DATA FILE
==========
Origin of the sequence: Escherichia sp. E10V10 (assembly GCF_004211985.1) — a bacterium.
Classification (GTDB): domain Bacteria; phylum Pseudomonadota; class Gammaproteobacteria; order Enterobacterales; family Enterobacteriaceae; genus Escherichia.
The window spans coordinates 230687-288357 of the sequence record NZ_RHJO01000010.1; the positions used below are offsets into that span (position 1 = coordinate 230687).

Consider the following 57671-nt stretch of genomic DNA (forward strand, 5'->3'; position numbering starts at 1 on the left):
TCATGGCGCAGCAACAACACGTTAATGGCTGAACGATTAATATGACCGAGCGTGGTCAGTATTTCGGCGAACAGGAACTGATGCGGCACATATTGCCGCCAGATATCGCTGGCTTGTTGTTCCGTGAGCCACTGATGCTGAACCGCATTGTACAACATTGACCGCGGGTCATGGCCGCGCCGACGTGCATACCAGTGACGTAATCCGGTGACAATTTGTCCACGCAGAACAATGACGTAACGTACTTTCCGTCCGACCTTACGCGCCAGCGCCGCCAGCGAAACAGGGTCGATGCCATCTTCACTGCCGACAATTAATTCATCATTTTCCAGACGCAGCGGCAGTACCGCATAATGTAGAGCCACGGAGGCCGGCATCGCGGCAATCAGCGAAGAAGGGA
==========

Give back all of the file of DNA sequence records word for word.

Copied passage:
Origin of the sequence: Escherichia sp. E10V10 (assembly GCF_004211985.1) — a bacterium.
Classification (GTDB): domain Bacteria; phylum Pseudomonadota; class Gammaproteobacteria; order Enterobacterales; family Enterobacteriaceae; genus Escherichia.
The window spans coordinates 230687-288357 of the sequence record NZ_RHJO01000010.1; the positions used below are offsets into that span (position 1 = coordinate 230687).

Consider the following 57671-nt stretch of genomic DNA (forward strand, 5'->3'; position numbering starts at 1 on the left):
TCATGGCGCAGCAACAACACGTTAATGGCTGAACGATTAATATGACCGAGCGTGGTCAGTATTTCGGCGAACAGGAACTGATGCGGCACATATTGCCGCCAGATATCGCTGGCTTGTTGTTCCGTGAGCCACTGATGCTGAACCGCATTGTACAACATTGACCGCGGGTCATGGCCGCGCCGACGTGCATACCAGTGACGTAATCCGGTGACAATTTGTCCACGCAGAACAATGACGTAACGTACTTTCCGTCCGACCTTACGCGCCAGCGCCGCCAGCGAAACAGGGTCGATGCCATCTTCACTGCCGACAATTAATTCATCATTTTCCAGACGCAGCGGCAGTACCGCATAATGTAGAGCCACGGAGGCCGGCATCGCGGCAATCAGCGAAGAAGGGA